“Not if they smell the meats on offer,” she replied.

“Then let us try it,” Merlyn said, not wishing to delay further. “Varden will stand by the door with two men, ready to come to your aid if the hounds are restless,” Merlyn added.

Morgaise led Varden back to the kitchen to raid the larder for joints, whilst Merlyn and the rest of the men descended the stairs behind Anne. At the foot of the stairwell was a chamber lit by a solitary torch glowing from a bracket on the stone wall. To their right was a wooden bed on which slept the large form of Ahern, the gaoler, snoring on his back. Anne crept forward towards the row of cells and bumped into a startled watchman, holding a lantern in which the candle had died.

“Oy, what are you doing here?” he growled. Merlyn and his companions shrunk back into the shadows, leaving Anne to answer him.

“I… followed my cat down the steps. Have you seen him?”

“No, I have not…” was all he managed in reply as Merlyn stepped forward and banged his head with the ball at the end of his wooden staff. The young gaoler fell to the floor, unconscious, and they checked whether the sleeping man had been disturbed by the clatter of the lamp on the floor. Ahern grunted and rolled over, facing the wall. Anne picked up the keys from the stricken man and passed them to Merlyn. They moved cautiously down a flight of a dozen steps to a tunnel lined with locked doors. A burning torch fixed to the wall lighted their way. Anne plucked it from its sconce…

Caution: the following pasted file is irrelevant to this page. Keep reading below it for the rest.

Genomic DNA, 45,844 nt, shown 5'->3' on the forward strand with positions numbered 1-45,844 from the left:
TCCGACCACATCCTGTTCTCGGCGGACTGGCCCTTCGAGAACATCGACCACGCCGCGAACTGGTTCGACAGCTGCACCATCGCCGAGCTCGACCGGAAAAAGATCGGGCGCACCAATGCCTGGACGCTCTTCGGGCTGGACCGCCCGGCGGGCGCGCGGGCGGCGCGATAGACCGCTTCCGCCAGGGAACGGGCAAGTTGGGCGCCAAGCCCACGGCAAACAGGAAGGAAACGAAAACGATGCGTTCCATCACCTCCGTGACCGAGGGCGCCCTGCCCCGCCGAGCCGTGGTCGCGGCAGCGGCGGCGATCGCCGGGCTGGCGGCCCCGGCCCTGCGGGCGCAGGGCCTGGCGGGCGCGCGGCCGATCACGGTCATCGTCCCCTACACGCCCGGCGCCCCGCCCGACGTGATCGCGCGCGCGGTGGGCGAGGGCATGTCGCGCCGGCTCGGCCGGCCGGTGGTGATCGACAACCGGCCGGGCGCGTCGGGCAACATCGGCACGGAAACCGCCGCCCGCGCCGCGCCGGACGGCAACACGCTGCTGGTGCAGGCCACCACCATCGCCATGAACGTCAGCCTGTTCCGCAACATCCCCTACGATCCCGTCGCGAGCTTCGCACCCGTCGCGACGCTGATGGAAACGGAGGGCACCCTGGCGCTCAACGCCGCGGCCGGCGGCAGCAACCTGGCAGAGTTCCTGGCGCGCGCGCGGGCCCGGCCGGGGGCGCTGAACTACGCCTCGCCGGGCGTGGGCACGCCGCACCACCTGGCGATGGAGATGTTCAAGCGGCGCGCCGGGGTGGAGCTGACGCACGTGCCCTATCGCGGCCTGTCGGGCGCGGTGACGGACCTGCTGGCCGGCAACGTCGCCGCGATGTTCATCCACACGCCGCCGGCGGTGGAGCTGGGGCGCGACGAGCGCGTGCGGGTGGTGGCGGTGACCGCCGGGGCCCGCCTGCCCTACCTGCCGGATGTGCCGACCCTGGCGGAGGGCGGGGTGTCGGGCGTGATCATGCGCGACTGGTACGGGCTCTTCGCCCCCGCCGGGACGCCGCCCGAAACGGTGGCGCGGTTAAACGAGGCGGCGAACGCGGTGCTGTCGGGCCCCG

***

Tim Walker is an independent author based in Windsor, UK. His background is in marketing, journalism, editing and publications management. He began writing an historical series, A Light in the Dark Ages (set in Fifth Century Britain), in 2015, starting with Abandoned, set at the time the Romans left Britain. This was extensively revised and re-launched as a second edition in 2018.

Book two, Ambrosius: Last of the Romans, was published in 2017 and the third installment, Uther’s Destiny, was published in March 2018 (winner of One Stop Fiction book of the month award, April 2018). The adventure continues from March 2019 in the fourth book, Arthur, Dux Bellorum.

His creative writing journey began in July 2015 with the publication of a book of short stories, Thames Valley Tales. In September 2017 he published a second collection of short stories – Postcards from London. These stories combine his love of history with his experiences of living in London and various Thames Valley towns.

In 2016 he published his first novel, a dystopian political thriller, Devil Gate Dawn, following exposure through the Amazon Scout programme. In 2017 he published his first children’s book, The Adventures of Charly Holmes, co-written with his 12-year-old daughter, Cathy, followed In 2018 by a second adventure, Charly & The Superheroes.

Author Website: http://timwalkerwrites.co.uk